Petersen's Hunting

I generally try not to kill things. I know, I know -- li'l hypocritical Larry, always respecting the life around him until he gets one of his thrice-weekly jones for a big honkin' cheeseburger. But really: I try not to kill people, animals or plants without a solid, defensible-in-court reason. I'm a lot like Gandhi that way.

At the same time, I don't judge those who do. Frankly, I gave up on the rest of humanity once it became clear that we're less interested in living well and sustaining the planet than we are in getting Flavor Flav laid. So I walked into today's romp through Petersen's Hunting with exactly zero preconceived notions and/or agendas, except twin desires to avoid getting strafed and resorting to Cheney jokes.

As has been stated roughly 3746364536374 times before in this space, I'm a fan of enthusiast titles. In this not-nice magazine climate -- think the Bataan Death March, but with more suggestions for the "perfect weekend" -- enthusiast mags alone inspire the loyalty that used to be enjoyed by both generalist and niche titles. People tend to pay more attention to stuff that is focused, Hubble Telescope-like, on their core interests. That's plain old common sense.

Petersen's Hunting gets this. If you like to hang out in the woods and neutralize Little Rabbit Foo Foo before he scoops up all the field mice and bops them on the head, you will like this magazine very, very much. If you're less ammunitionally inclined, you won't. It's that darn simple.

Still, with a few tweaks Petersen's Hunting could do a much better job of serving its armed-to-the-teeth readers. Given the mag's overarching subject -- the great outdoors, in all its critter-vaporizing glory -- you'd think that it would push the envelope a bit with its photography. Instead, we're mostly treated to shots the size of post-it notes and generic wildlife poses (er, as much as soon-to-be-exterminated deer can pose, that is). The text-intensive layouts don't exactly enliven the reading experience, either.

Petersen's Hunting would also be advised to shake hands with the devil: specifically, to hire a liberal-arts major and charge him/her with overhauling its captions and headlines. There's gotta be some kid out there who wants the gig, either a words-first person who enjoys hunting or a gal who has so many student loans that she's drawn to the job out of sheer desperation.

The mag's headlines lack imagination ("Federal Land Whitetails," "Pure Adventure") and the captions more often confuse than tantalize ("trails like this can carry you along the spine of the high country old mule deer bucks prefer. But you need to get up there in the dark if you are to find them"). Similarly, while the writers gamely attempt to spruce up their prose (one story begins with the English 101 flourish, "After my shot, the woods would sigh"), all too often they trip over their literary intentions. The editors could use another pair of eyes, basically.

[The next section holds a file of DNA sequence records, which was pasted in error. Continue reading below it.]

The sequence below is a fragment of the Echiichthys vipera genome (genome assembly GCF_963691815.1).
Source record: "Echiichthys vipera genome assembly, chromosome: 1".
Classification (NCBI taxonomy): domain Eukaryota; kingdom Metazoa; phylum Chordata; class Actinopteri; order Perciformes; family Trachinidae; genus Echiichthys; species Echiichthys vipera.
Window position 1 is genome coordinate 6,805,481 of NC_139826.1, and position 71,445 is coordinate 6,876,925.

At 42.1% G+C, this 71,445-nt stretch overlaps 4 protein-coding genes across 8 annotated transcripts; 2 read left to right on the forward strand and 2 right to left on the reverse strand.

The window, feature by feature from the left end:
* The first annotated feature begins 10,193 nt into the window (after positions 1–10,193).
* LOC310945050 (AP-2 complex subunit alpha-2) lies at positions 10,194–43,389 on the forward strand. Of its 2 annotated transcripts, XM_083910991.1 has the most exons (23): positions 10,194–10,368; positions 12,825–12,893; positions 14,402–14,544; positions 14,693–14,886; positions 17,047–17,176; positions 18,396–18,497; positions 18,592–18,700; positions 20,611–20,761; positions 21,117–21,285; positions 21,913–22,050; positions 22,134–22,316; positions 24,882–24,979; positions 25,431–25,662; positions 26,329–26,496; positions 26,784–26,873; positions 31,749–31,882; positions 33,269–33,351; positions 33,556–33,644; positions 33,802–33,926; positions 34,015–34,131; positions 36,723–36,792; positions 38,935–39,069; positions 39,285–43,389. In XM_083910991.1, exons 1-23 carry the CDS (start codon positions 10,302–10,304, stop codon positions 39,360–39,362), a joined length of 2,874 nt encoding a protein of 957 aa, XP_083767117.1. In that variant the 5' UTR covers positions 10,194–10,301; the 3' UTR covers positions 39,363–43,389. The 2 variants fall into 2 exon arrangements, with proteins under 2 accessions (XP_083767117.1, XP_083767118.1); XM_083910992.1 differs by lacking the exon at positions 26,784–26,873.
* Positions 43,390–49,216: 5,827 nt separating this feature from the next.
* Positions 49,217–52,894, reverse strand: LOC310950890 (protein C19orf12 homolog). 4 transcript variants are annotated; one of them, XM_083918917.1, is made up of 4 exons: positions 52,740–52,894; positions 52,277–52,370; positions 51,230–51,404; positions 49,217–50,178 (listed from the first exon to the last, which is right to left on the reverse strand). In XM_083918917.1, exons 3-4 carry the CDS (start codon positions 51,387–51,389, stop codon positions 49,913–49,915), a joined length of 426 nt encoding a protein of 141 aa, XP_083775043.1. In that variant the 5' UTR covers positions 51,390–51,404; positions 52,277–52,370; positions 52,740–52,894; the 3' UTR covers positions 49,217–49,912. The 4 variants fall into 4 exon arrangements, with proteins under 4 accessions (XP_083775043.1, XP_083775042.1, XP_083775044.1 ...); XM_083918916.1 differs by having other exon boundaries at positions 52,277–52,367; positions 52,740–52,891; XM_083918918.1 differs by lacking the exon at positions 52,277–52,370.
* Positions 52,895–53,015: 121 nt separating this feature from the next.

From a subject-matter perspective, the October Petersen's Hunting fares much better. Rather than devote excessive space to the war stories that usually fill publications of this ilk ("so I've got Bambi's mom in the crosshairs, when all of a sudden it hits me: I totally left the oven on!"), the mag covers a lot of ground. The front-of-book "Outfitter" section recommends a few Virginia forests and calls for coyote control; other smaller items include an oddly nostalgic look at lever-action rifles and a genuinely intriguing examination on the effect that a U.S./Mexico border fence might have on wildlife.

The feature on modern mule deer hunting, despite its unfortunate "Monster Mulies" cover tease, nicely envelops the topic at hand, noting where such creatures can be found in an enormously detailed map. Elsewhere, the issue recollects a hunting trek through New Zealand, reviews a handful of field boots ("rubber knee boots ain't just for the wet anymore" -- I hear you loud and clear, sister) and suggests that would-be ace deer hunters practice their craft on squirrels. Then there are the tips for waterfowling, which double as a NYC dating primer: "dress in all black," "take concealment seriously" and "mix up your decoy species."

So yeah, if I were a hunter -- and I'm not, because arms are for hugging and lifting adorable baby kittens and dribbling basketballs! Yay! -- I'd devour this magazine. And if I were a marketer of products that appeal to this demographic (trucks, outdoor wear, etc.), I'd direct more than a few advertising dollars here. There are only so many chances you get to hawk your wares to the true believers; Peterson's Hunting would seem to be one of the few venues where advertisers can count on a high level of reader engagement, and all the purchase-y goodness that comes with it.

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